Web-based Analysis
and Visualisation Environment

Weave - data analysis tools...


Weave is a new web based tool for use by novices and experts alike, to develop analysis and to visualise the results in a clear and informative way.

Weave has been developed at the Institute for Visualization and Perception Research of the University of Massachusetts Lowell in partnership with the Open Indicators Consortium, a fifteen member national collaborative of public and nonprofit organizations working to improve access to more and higher quality data.

As part of our ongoing list of resources to help develop understanding of and access to the tools for better data analysis, Weave is a perfect candidate.

Free and Open Source, with levels of interaction that can suit those simply exploring the techniques of data analysis and visualisation – Weave should be a go to tool for young people in the UK, wishing to explore or develop their skills in data analysis.

With the impending curriculum changes in the UK, and the governments revitalised commitment to Open Source software, Weave should be part of the new ICT landscape for young people, we would argue.

You can see a great example of the software in use delivering an analysis of the recent UK election here. ( A great U.S. view of our electoral system…).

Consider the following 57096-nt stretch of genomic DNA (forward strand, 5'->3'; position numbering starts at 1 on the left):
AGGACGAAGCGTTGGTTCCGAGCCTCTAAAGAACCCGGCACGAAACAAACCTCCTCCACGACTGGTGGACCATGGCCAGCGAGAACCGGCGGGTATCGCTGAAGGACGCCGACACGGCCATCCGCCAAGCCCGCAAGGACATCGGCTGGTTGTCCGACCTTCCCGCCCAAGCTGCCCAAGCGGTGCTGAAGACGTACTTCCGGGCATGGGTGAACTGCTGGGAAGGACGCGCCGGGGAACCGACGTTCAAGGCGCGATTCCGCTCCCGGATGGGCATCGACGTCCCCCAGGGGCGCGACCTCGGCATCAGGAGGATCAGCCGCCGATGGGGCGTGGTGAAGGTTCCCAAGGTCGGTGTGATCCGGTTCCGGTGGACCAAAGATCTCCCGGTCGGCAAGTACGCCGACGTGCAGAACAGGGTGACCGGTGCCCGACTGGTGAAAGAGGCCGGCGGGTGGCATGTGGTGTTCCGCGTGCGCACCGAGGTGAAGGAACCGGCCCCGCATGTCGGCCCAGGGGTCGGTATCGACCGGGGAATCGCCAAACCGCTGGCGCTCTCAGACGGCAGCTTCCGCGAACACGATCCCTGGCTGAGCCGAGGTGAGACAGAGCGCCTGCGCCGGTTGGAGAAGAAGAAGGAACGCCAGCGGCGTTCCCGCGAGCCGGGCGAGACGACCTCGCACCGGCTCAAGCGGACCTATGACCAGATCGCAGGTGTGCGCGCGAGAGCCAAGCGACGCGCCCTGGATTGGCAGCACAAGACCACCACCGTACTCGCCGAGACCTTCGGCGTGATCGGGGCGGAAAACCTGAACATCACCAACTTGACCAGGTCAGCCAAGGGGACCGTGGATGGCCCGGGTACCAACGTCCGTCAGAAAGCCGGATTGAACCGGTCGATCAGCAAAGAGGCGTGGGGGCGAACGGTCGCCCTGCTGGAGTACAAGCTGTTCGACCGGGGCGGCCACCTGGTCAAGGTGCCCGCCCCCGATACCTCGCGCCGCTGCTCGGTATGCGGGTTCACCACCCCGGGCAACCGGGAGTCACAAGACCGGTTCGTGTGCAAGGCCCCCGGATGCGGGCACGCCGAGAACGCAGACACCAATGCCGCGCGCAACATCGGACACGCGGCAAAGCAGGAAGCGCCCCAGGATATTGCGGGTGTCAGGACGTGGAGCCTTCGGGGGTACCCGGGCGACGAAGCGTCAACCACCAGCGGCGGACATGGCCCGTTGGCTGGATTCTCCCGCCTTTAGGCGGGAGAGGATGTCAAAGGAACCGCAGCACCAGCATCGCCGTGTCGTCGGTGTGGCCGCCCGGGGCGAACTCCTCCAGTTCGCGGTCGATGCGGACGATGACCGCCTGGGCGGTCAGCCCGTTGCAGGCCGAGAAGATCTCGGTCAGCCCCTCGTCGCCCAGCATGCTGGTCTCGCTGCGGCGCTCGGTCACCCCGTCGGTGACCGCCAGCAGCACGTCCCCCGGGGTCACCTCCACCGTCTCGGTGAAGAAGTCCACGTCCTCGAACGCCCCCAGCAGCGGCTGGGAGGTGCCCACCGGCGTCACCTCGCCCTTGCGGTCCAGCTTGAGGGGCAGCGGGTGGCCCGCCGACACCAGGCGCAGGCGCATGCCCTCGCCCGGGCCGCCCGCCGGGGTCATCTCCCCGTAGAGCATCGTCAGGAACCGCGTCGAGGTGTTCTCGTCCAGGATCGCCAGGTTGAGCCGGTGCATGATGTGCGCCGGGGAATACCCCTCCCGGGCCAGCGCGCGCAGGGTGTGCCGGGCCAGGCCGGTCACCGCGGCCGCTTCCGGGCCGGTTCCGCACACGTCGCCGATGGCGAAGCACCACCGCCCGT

You can see more about this software, and download it, from the Weave Wiki pages here.  To see the software deployed and to interact with the data use this example page here.

You can reach the Collected Works home page here.

The Higgs Boson?

Sometimes you just have to wander off theme with your blog entries.

Much has been written about the mysterious Higgs Boson particle in all the media lately. What is it? Where did it come from? Whither goest it?

This short film, in cartoon style, is from the University of California. (See credits below). It seeks to tell you the answer to some of the above questions.

Whether you have an abiding interest in science or not, knowing what gives you mass can definitely be defined as new knowledge.

For more videos and comics by Jorge Cham and Daniel Whiteson, visit www.phdcomics.com/higgs

This video made with the support of the University of California at Irvine.


You can find the Collected Works home page here…

Data, geography and human development – get spaced

spacePic2Kings College London, under the auspices of Professor Robert Plomin, Director of the Twins Early Development Study, has been compiling and analysing data and spatial information about the development of twins.

TEDS, as a programme, has sought to understand why young people, from the same family environment grow to be different. The nature or nurture argument.

The research team have recently published their findings, in map form, on this web page. You can use the software to interrogate and adjust the study variables to see the effects.

The project maps complex study data across geographical spaces. Additionally the team have also made the software Open Source. You can download the package, with examples, for Windows, Mac or Linux environments by visiting the TEDS web pages here.

There is a short explanatory video to illustrate the research and the teams findings too.

Full instructions and licensing information is included with the free software download here as well.

Different, but the same perhaps – whichever community you focus upon.

Project management
– thinking systems